Champy’s Famous Fried Chicken
27080 U.S. 98 • Daphne, AL 36526 • 251-621-1666
Well, I managed to make it through the holidays without making the Christmas tamales I pledged to present at our Christmas Eve dinner. It has heavily weighed on my soul. I’m not sure why, but I had it in my head I’d have tamales in 2020, but couldn’t pull it off.
Ever since Christmas Day, I’ve been thinking about peeling a corn husk and munching down, delta-style. Busy as a bee, I’d no chance to drop my schedule and set up my tamale system. There is only one place around here to scratch that itch, and it is Champy’s.
When I tell you I had a hankering for it, I meant it. This was no exaggeration, as I paid Champy’s a visit twice in one week. It’s not exactly on the way home, by the way. My first visit was with Graham, age 10, who, mid-tamale, said, “Dad, my life is perfect right now.” Bold words from a young man with a mouth full of food. It didn’t take much convincing to get him to revisit six days later.
Our return date was a little more in depth. We had most of the family, minus teenager Lucas, who was having lunch at a friend’s house. The cool afternoon had us looking for a table indoors, though I love their patio. And though this is a chain of restaurants, now eight deep in Alabama, Tennessee and Georgia, you don’t get that chain feel. The decor is a little more legit juke joint, and the straightforward menu outdoes the shellacked table of contents and booklets found at most cookie-cutter snoozers.
Our table of four started with the smoked sausage, cheese and pickle plate ($9.50). It’s exactly as it says with cubes of cheddar and Pepper Jack and chunks of pickles and pepper rings smothering the sausage. It looked like it was shot with a blunderbuss, loaded with toothpicks and sprinkled with seasoning. This is a football-watching, beer-swilling app if ever there were one, but easily enjoyable without the accompaniment of either suds or skins.
When you order tamales ($20.75 per dozen), there is a chance they may come out faster than your drinks. This is the one thing not cooked to order. If you’re used to Mexican tamales, these are a little different. In Spanish, we say tamal (singular) and tamale (plural). In Mississippi, it’s tamale and tamales. These beauties are a touch spicy for Graham, but he handled the heat by smothering them with coleslaw (provided) and eating them on a cracker. High cotton, I tell you.
Graham, Katie, Henry and I didn’t fight over the last of the tamales because the rest of our food was coming out so quickly. Katie, always having to share her meal with Baby Henry, ordered the chicken tender plate ($9.25). Three sizable tenders, which she reports are great, were enough to have leftovers. It must’ve been the fries and baked beans that filled them up.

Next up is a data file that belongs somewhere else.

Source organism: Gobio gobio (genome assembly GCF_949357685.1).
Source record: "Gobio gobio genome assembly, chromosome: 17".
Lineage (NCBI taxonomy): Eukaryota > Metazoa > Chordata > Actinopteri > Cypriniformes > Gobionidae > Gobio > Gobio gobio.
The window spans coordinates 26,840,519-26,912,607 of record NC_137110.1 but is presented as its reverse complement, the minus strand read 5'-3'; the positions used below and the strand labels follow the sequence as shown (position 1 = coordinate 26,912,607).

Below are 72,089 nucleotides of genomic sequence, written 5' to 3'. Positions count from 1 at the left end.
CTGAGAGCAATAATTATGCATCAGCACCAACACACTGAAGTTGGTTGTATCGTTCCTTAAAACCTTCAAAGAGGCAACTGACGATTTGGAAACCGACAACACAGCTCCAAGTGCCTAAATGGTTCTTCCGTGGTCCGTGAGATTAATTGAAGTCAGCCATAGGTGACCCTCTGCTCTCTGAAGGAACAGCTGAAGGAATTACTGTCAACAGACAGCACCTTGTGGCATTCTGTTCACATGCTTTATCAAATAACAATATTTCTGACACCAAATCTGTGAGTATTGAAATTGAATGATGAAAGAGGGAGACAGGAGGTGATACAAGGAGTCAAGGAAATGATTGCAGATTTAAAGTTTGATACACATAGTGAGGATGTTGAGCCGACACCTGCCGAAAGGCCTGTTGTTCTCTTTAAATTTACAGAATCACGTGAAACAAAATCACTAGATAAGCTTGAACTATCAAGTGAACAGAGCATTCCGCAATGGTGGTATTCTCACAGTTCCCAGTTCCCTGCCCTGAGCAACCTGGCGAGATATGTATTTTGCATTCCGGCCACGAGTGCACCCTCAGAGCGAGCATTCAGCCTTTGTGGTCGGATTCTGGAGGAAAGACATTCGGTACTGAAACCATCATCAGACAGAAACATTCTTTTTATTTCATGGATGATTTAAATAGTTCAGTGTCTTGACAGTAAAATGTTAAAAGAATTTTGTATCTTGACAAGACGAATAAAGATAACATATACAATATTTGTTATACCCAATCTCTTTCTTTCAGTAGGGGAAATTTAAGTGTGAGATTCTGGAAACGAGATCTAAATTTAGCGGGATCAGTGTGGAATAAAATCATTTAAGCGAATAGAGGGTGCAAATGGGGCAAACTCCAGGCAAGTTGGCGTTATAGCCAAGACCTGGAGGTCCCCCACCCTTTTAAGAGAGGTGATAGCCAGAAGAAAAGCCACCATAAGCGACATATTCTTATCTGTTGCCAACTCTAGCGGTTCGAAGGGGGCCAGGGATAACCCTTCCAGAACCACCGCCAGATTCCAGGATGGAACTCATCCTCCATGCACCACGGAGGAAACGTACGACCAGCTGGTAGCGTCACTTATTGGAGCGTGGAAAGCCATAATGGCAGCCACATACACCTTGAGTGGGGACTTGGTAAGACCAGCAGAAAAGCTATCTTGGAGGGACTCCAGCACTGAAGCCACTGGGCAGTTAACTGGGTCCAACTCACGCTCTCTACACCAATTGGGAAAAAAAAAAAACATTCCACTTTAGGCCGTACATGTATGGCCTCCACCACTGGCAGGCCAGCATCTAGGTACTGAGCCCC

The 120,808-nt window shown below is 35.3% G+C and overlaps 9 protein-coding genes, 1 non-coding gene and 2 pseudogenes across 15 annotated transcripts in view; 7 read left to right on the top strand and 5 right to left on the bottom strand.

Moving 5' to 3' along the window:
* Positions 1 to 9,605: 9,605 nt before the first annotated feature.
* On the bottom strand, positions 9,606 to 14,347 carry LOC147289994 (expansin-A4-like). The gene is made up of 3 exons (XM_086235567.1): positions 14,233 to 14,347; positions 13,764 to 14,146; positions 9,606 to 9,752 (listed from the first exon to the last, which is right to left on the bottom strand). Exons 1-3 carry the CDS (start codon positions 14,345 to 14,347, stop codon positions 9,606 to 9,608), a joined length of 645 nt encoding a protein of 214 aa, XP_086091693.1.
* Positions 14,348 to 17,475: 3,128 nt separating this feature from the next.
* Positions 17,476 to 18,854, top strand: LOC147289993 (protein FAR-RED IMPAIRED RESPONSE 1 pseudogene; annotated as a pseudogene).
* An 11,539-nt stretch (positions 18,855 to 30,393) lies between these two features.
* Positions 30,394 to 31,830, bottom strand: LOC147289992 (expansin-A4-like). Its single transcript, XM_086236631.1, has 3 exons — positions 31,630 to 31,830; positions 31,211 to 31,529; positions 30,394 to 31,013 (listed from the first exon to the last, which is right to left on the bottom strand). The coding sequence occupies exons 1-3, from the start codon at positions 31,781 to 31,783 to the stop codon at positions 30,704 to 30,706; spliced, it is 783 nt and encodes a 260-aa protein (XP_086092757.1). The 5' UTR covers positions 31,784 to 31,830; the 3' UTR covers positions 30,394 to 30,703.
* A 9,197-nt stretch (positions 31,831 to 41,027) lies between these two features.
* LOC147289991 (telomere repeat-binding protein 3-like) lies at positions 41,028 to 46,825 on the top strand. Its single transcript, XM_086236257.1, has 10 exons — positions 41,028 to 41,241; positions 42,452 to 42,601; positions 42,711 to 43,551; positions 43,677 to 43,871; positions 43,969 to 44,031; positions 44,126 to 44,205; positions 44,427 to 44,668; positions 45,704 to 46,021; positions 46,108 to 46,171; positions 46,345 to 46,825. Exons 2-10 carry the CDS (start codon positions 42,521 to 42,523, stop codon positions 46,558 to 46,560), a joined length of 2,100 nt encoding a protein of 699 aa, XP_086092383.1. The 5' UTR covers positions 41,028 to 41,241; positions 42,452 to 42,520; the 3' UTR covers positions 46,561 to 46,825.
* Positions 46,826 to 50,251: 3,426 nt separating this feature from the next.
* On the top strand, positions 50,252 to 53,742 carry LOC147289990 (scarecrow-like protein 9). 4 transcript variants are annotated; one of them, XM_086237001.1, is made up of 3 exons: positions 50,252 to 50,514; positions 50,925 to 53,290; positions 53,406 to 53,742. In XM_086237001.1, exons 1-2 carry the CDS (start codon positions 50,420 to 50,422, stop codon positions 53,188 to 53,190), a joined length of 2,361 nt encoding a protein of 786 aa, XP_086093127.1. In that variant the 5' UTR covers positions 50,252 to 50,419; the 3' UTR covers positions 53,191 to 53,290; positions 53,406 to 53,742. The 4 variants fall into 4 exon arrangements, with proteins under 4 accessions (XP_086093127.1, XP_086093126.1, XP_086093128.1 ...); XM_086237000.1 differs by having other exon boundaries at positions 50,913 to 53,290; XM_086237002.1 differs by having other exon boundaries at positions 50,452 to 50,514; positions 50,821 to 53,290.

But those beans are so good, you can’t help it. There are a few kidney beans mixed in with the baked beans, a good contrast, as well as a presence of brown sugar. It’s like they mixed two big cans of Showboat and one cup of Camellia reds. I’ll try to remember to adopt that recipe.
I was trying to at least look as if I were behaving, so I ordered the Cajun grilled chicken salad ($10.50). It’s a rather large-but-segregated salad with deliciously grilled white meat chicken that must have been marinated. Henry was fond of the cleverly arranged sliced grape tomatoes. With all the calories I was saving by eating a salad, I figured I deserved a beer and a single thigh ($3.15). They say the chicken is famous. It ought to be. Crispy and juicy throughout, there aren’t many better-fried thighs in our area.
Graham is here on his sophomore visit and he already has his “usual.” The Delta Delight ($10.99) is a plate full of Mississippi Delta farm-raised catfish strips. This is a chicken joint, modeled after a juke joint, known for its tamales, and the best thing there may be the catfish. Our area is low on catfish and tallboys, but Champy’s is taking up the slack.
It was great seeing my young man, about to turn 11 this month, command a menu and know exactly what he wants. I prefer whole catfish myself, but these filets are so good you won’t miss the flavor of the bones. Those same baked beans were on Graham’s plate, but he subbed his coleslaw with mashed potatoes with gravy. I admit defeat. He out-ordered all of us. We were owned by a 10-year-old.
We didn’t cook dinner that night, managing to make a meal from leftovers.
It turns out this isn’t a story of tamales. It’s just the tamales that got me there. This is more of a story of a style of cooking not prevalent in these parts. Daphne has some really good places to eat, so I’ve gone years without darkening the doors of Champy’s. No matter how famous the chicken actually is, I have to spread the love when I make a trip across the bay on an off day. If I lived there, I’d more than likely be a regular.
I don’t get a corporate vibe from this place. The food comes to you so quickly and the chicken is fresh out of the grease. It’s incredibly hot and flavorful. This stuff doesn’t sit under a heat lamp for a half hour. The sides are stellar, which is just as important as those tamales. We pretty much touched on everything they offer, save dessert, and I have zero complaints.
As good as it is, I have to wonder why I’d ever mess up my kitchen shoving lard, meat and cornmeal into husks when I could be there in 20 minutes. If I ever need a riding buddy, I’m sure Graham will be the first to volunteer.
Build one in Mobile, please.
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